The other characters are less allegorical than Worth and Greenfield, but they are similarly flat. Some characters barely have names at all, but are referred to most often by a title. The visionary engineer who dreams of desert reclamation and gets the whole process started is referred to by everyone as simply, "the Seer," even by minor characters who do not know him at all, and in all likelihood would never have heard the nickname (Wright, 346). Mr. Burk, the manager of the King's Basin Land and Irrigation Company is referred to at least half of the time as "the thoughtful Manager" (285, etc), providing one of many possible examples of why reviewers complained that Wright "dearly loves the adjective," (New York Times, August 20, 1911). Even main characters are all too often referred to by a title; Abe Lee is "the surveyor," Willard Holmes is "the engineer," Texas Joe is "the frontiersman"? And since many of the male characters are so similar, the use of titles can lead to confusion. Wright never makes any attempt at character development. They are all nothing more than archetypes of the sort that can be found in all kinds of sub-par novels and movies throughout the twentieth century. Texas Joe is the experienced desert man, the standard, wise, son of the earth type, and his sidekick Pat Mooney is the pugnacious Irishman. Both sport abominably rendered accents. The Mexican characters are even more stereotyped and their broken English is just as wretched. Ynez, the housekeeper, is a servile shadow who never speaks. Pablo is sometimes treated as a comrade by the other male characters, but he knows his place and is always very deferential to Barbara and her father. The other Mexicans are the workers who help build the irrigation system, the towns and the railroad. They have no sense of the grandeur of their projects, they are just a bunch of ignorant "greasers" working for their next paycheck. It is the uncivilized, unreasonable Mexicans and Indians that nearly riot when their pay is late. Clearly they are all savages at heart, as Abe explains: "We have promised these greasers and Indians that we will pay tomorrow without fail. When we don't pay?They'll go on the warpath sure. If they were white men it would be different," (Wright, 273). Abe Lee's character is very much like Texas Joe; he is a capable, dependable man of the desert. This was the movie role that launched Gary Cooper's career, with his quiet, brooding charm nearly stealing the spotlight from Ronald Colman's Willard Holmes (Burke, 382-383). Abe Lee is the bashful, unassuming guy who's always around when you need him, knows just what to do in every situation, but who despite all his admirable qualities, just isn't dashing enough to have any hope of getting the girl.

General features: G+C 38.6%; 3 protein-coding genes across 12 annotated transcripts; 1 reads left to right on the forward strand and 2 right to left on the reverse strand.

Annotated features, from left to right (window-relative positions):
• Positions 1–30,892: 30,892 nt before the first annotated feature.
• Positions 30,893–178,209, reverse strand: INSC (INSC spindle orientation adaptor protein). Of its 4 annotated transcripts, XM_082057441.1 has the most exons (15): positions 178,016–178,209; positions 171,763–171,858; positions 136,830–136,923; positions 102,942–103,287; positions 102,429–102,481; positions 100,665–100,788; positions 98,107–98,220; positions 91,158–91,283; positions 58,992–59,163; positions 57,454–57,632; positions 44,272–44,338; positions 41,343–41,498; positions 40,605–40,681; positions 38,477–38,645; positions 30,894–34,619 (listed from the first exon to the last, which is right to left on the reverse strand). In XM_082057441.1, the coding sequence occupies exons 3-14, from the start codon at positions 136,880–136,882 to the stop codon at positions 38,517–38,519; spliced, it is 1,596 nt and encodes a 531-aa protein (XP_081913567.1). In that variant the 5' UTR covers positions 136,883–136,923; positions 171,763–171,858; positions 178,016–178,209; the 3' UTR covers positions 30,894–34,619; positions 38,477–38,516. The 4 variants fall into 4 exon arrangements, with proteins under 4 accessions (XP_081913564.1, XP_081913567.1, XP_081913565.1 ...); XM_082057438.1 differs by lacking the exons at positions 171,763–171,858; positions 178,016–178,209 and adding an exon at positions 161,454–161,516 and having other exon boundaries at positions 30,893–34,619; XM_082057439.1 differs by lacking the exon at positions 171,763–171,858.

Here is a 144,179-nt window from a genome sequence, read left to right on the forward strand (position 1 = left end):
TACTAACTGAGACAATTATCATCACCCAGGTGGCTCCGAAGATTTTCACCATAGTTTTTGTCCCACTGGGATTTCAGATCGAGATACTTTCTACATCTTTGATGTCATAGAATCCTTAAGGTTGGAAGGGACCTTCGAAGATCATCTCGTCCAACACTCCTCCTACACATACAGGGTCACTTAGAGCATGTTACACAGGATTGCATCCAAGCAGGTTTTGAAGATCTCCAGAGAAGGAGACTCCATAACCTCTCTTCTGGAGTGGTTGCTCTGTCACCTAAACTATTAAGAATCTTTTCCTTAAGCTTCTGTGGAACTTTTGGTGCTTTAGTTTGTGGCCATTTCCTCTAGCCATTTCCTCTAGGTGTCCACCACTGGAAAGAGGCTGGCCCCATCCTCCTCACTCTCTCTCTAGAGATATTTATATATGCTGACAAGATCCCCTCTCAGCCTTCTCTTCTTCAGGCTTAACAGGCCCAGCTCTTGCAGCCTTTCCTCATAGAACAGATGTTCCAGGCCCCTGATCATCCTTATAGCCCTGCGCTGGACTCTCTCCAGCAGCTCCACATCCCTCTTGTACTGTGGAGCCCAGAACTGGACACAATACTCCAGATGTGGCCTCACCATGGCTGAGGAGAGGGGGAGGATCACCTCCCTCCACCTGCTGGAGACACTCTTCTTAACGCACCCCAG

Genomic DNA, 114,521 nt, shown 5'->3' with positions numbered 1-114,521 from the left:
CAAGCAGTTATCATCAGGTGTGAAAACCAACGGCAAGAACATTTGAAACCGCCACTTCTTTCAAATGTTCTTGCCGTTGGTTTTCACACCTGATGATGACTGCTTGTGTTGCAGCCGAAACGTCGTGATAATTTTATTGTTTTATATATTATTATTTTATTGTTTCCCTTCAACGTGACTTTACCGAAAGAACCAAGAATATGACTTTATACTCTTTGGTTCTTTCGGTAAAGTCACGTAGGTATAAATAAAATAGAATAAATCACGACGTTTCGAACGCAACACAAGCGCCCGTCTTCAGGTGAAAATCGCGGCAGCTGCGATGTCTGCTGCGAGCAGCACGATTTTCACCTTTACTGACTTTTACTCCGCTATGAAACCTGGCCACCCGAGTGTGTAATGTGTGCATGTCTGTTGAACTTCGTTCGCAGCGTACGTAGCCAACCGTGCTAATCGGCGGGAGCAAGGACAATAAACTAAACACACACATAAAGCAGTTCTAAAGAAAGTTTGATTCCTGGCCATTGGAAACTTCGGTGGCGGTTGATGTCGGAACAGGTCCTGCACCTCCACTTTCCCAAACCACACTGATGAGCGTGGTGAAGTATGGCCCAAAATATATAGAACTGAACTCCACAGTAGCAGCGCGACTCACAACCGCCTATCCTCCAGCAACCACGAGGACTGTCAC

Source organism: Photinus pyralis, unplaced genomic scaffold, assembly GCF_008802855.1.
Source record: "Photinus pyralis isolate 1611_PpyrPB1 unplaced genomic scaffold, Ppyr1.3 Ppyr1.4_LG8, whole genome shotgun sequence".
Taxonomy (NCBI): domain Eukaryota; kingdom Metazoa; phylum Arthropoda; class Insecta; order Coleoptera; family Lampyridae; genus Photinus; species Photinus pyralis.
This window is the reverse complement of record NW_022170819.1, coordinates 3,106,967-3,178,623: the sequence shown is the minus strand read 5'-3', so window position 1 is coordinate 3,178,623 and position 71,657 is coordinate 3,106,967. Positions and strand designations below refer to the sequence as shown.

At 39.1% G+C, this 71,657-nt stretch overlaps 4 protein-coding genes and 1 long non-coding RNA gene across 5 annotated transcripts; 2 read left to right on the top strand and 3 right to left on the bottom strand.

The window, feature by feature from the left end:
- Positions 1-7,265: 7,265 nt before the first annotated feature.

And then there's the girl. Barbara is the embodiment of pure, lovely young womanhood, with a Western flair. She is a beloved angel of mercy to the local unfortunates, as befits a rich man's daughter (Wright, 60). Besides sewing, cooking and bandaging the wounded when necessary, Barbara gets to ride horses and wear a revolver like a man. The most common adjective Wright uses to describe her is "red-blooded" (57). Lest the reader find her "bold and mannish and coarse and everything else that a girl ought not to be," (101) with her free-spirited and independent ways, Wright makes sure Barbara is confined to her proper place in the domestic sphere and that she properly defers to her father and to her love interest Willard Holmes. For example, though she is doubtless more capable and experienced than the city gentleman, Wright has Barbara lose control of her horses so that Holmes can take over driving the buggy, as is fitting for the man (101). The very qualities that make Barbara so attractive to the men in her life, her independence and her prowess as a horsewoman, are thus downplayed so that traditional gender roles can be reinforced. Wright's black-and-white plot and flat characters were to be expected from this largely self-educated former pastor, considering his previous work. Stereotyped female and minority characters were very common in his day, and perhaps should be largely overlooked, as they do not detract from Wright's point. He was concerned with creating an allegory about "Good Business-the master passion of the race," (one of Wright's favorite, oft-repeated phrases) using the backdrop of the desert reclamation work, and nothing more (Wright, 122). Wright did not strive for memorable characters, only for a memorable lesson.
Book Review Digest, 1911.
Burke, Quentin, editor. Wright, Harold Bell. The Winning of Barbara Worth. Holtville, CA: The Quellen Company for the Harold Bell Wright Society and the Imperial County Historical Society, 1998.
Martine, James, editor. Dictionary of Literary Biography, Vol. 9, Part 3.